A survey by the Sentencing Project of 1,579 inmates serving life sentences in prison without the possibility of parole for crimes committed as juveniles found “high rates of socioeconomic disadvantage [and] extreme racial disparities in the imposition of these punishments.” The survey said nearly half had experienced physical abuse as youths and 79 percent witnessed violence in their homes. Fewer than half were attending school at the time of their offense, and nearly 85 percent had had been suspended or expelled from school at some point in their academic career. The proportion of African Americans serving life sentences for the killing of a white person is nearly twice the rate at which African American juveniles are arrested for taking a white person's life.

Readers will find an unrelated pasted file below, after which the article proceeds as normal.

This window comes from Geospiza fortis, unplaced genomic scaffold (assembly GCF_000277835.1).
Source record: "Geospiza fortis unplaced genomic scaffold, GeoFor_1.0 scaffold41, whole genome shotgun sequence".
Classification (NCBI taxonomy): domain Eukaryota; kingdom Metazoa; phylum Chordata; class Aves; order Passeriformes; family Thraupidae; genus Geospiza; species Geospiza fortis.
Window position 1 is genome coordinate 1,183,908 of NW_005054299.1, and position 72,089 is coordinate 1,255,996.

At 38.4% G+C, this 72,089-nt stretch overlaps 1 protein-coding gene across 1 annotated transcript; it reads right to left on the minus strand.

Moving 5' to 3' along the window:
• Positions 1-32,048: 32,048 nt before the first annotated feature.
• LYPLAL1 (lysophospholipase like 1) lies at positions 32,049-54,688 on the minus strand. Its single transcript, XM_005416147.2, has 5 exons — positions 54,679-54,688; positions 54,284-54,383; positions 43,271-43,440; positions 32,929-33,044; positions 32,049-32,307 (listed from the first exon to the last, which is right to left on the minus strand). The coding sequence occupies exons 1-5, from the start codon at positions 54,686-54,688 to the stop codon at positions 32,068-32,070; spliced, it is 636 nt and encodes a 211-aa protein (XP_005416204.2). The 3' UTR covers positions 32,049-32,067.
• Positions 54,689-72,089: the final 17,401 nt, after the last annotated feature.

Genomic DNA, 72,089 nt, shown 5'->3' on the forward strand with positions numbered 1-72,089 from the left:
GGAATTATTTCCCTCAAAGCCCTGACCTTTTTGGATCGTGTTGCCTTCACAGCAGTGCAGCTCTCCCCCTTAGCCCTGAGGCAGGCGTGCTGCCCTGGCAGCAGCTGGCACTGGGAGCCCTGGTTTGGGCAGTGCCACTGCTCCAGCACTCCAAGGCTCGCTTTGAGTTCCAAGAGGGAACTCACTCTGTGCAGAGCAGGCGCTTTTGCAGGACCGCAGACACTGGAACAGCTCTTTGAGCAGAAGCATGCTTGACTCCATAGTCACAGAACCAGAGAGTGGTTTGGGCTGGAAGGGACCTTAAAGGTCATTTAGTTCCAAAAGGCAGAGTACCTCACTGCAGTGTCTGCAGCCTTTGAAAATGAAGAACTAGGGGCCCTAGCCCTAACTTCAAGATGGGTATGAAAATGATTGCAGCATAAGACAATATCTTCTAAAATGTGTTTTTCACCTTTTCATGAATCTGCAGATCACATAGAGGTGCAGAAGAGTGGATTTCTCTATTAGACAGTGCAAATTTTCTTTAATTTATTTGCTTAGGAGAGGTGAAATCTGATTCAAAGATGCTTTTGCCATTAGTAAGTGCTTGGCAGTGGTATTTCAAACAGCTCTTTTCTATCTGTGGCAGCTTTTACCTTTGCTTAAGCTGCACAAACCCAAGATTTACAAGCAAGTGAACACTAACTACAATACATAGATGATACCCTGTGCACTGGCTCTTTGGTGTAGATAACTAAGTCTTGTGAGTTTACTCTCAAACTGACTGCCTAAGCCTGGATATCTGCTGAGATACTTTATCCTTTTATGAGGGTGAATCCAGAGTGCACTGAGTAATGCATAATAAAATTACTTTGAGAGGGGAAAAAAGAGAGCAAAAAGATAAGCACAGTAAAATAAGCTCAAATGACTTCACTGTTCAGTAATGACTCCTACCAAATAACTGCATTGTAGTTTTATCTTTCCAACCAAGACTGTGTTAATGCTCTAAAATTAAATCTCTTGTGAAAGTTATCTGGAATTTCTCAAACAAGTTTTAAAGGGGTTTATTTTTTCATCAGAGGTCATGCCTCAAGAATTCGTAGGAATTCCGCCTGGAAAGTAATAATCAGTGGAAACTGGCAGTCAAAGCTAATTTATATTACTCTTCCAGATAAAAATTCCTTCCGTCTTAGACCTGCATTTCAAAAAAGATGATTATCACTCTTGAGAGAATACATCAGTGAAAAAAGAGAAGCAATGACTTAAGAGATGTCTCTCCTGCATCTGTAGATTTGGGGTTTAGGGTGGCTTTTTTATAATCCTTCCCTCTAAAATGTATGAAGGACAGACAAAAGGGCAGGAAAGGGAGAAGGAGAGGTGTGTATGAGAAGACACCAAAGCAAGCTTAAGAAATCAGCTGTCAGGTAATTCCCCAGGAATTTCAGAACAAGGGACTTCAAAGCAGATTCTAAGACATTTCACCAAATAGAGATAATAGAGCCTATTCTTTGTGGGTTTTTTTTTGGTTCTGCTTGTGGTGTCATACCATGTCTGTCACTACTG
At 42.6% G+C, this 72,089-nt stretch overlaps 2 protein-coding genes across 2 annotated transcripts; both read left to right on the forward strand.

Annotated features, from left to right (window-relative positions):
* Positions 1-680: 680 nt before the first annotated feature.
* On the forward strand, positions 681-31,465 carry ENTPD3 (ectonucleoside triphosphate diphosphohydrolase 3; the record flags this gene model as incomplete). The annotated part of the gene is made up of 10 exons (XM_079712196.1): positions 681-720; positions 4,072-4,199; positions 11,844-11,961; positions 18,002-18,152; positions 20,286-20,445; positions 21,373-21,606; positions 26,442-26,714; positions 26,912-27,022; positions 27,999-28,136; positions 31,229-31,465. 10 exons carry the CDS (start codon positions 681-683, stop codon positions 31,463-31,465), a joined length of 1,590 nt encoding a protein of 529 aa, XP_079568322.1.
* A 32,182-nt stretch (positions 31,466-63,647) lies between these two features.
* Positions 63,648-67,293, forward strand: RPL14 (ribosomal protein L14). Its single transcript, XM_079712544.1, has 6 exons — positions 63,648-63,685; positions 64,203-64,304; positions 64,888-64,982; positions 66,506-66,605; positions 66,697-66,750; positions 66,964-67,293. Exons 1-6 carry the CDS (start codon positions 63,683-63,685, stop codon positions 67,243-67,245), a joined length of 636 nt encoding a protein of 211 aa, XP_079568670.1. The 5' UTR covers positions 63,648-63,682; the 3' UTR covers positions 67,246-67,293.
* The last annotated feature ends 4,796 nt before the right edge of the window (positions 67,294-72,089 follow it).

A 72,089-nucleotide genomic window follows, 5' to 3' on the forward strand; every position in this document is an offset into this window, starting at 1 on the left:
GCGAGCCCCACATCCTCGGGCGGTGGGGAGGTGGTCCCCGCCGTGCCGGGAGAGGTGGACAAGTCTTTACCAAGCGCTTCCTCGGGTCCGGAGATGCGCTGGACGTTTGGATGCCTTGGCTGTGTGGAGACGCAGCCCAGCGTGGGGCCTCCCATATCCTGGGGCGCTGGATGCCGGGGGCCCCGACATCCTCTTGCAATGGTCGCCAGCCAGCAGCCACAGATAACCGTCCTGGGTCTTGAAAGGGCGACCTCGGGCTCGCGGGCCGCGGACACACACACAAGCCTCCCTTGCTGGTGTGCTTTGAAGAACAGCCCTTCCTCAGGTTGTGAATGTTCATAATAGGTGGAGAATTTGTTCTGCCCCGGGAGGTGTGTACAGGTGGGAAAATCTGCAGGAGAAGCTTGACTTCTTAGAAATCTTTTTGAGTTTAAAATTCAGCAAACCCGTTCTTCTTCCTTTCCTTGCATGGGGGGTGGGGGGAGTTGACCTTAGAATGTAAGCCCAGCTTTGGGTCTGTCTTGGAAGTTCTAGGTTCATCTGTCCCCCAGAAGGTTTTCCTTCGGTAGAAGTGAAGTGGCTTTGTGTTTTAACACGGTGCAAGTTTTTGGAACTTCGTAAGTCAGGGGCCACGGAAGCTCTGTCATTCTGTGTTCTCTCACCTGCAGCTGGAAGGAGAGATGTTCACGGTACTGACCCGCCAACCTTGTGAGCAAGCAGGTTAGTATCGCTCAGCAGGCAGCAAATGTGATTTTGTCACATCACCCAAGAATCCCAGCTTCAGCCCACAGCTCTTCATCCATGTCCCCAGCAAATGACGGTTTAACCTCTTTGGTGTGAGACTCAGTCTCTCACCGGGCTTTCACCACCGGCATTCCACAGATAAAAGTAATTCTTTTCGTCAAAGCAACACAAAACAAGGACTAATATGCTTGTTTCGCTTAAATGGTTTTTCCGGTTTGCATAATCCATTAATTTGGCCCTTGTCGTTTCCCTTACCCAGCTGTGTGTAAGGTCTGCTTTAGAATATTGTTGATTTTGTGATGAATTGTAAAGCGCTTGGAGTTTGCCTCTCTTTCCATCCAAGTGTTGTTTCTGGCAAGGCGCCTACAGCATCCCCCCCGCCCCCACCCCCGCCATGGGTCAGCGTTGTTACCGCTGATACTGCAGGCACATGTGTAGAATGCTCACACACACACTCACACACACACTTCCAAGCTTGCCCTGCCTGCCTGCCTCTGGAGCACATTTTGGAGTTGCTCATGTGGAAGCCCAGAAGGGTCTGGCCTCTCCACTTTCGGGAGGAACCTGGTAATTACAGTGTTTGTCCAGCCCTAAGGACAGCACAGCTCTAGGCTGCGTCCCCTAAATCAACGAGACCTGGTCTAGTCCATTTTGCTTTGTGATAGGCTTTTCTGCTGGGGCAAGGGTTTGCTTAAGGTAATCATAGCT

The survey found that about 62 percent of juvenile lifers are not engaged in programming in prison. This is generally not due to their lack of interest, but because of state or prison policies. Among the juvenile lifers who were not participating in programming, 32.7 percent were prohibited because they will never be released; an additional 28.9 percent were in prisons without sufficient programming or had completed all available programming. The survey said that, “Many juvenile lifers are engaged in constructive change during their incarceration when they are permitted the opportunity to do so.”